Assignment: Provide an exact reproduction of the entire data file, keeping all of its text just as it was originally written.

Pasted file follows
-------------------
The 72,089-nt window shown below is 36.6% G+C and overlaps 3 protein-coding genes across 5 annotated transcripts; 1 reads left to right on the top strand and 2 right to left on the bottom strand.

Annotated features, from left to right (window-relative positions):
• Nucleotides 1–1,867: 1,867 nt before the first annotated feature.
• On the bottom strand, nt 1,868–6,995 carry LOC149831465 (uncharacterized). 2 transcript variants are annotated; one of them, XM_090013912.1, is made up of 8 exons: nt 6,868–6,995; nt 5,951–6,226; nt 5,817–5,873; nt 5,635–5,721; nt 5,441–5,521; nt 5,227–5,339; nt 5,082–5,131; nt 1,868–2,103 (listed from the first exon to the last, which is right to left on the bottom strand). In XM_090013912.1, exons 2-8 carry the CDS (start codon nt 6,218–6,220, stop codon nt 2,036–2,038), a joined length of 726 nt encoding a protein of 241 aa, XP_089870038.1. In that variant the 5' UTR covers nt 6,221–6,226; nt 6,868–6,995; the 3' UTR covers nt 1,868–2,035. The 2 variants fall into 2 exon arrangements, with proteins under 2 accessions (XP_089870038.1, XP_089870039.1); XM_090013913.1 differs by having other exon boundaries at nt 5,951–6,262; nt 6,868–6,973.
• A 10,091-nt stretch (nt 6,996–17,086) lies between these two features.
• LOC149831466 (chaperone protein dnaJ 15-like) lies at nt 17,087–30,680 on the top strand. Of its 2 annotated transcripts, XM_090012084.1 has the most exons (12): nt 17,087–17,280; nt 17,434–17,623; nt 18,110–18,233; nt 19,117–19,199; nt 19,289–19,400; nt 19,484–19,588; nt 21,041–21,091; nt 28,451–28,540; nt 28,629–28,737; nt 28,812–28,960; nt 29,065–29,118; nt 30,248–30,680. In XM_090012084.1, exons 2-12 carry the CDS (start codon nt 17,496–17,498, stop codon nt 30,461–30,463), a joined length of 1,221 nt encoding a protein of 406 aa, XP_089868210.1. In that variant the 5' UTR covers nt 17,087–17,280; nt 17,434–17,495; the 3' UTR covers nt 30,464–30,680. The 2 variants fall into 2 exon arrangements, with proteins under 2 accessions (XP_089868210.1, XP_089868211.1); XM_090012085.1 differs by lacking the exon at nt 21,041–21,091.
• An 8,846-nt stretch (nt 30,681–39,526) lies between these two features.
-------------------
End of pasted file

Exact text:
The 72,089-nt window shown below is 36.6% G+C and overlaps 3 protein-coding genes across 5 annotated transcripts; 1 reads left to right on the top strand and 2 right to left on the bottom strand.

Annotated features, from left to right (window-relative positions):
• Nucleotides 1–1,867: 1,867 nt before the first annotated feature.
• On the bottom strand, nt 1,868–6,995 carry LOC149831465 (uncharacterized). 2 transcript variants are annotated; one of them, XM_090013912.1, is made up of 8 exons: nt 6,868–6,995; nt 5,951–6,226; nt 5,817–5,873; nt 5,635–5,721; nt 5,441–5,521; nt 5,227–5,339; nt 5,082–5,131; nt 1,868–2,103 (listed from the first exon to the last, which is right to left on the bottom strand). In XM_090013912.1, exons 2-8 carry the CDS (start codon nt 6,218–6,220, stop codon nt 2,036–2,038), a joined length of 726 nt encoding a protein of 241 aa, XP_089870038.1. In that variant the 5' UTR covers nt 6,221–6,226; nt 6,868–6,995; the 3' UTR covers nt 1,868–2,035. The 2 variants fall into 2 exon arrangements, with proteins under 2 accessions (XP_089870038.1, XP_089870039.1); XM_090013913.1 differs by having other exon boundaries at nt 5,951–6,262; nt 6,868–6,973.
• A 10,091-nt stretch (nt 6,996–17,086) lies between these two features.
• LOC149831466 (chaperone protein dnaJ 15-like) lies at nt 17,087–30,680 on the top strand. Of its 2 annotated transcripts, XM_090012084.1 has the most exons (12): nt 17,087–17,280; nt 17,434–17,623; nt 18,110–18,233; nt 19,117–19,199; nt 19,289–19,400; nt 19,484–19,588; nt 21,041–21,091; nt 28,451–28,540; nt 28,629–28,737; nt 28,812–28,960; nt 29,065–29,118; nt 30,248–30,680. In XM_090012084.1, exons 2-12 carry the CDS (start codon nt 17,496–17,498, stop codon nt 30,461–30,463), a joined length of 1,221 nt encoding a protein of 406 aa, XP_089868210.1. In that variant the 5' UTR covers nt 17,087–17,280; nt 17,434–17,495; the 3' UTR covers nt 30,464–30,680. The 2 variants fall into 2 exon arrangements, with proteins under 2 accessions (XP_089868210.1, XP_089868211.1); XM_090012085.1 differs by lacking the exon at nt 21,041–21,091.
• An 8,846-nt stretch (nt 30,681–39,526) lies between these two features.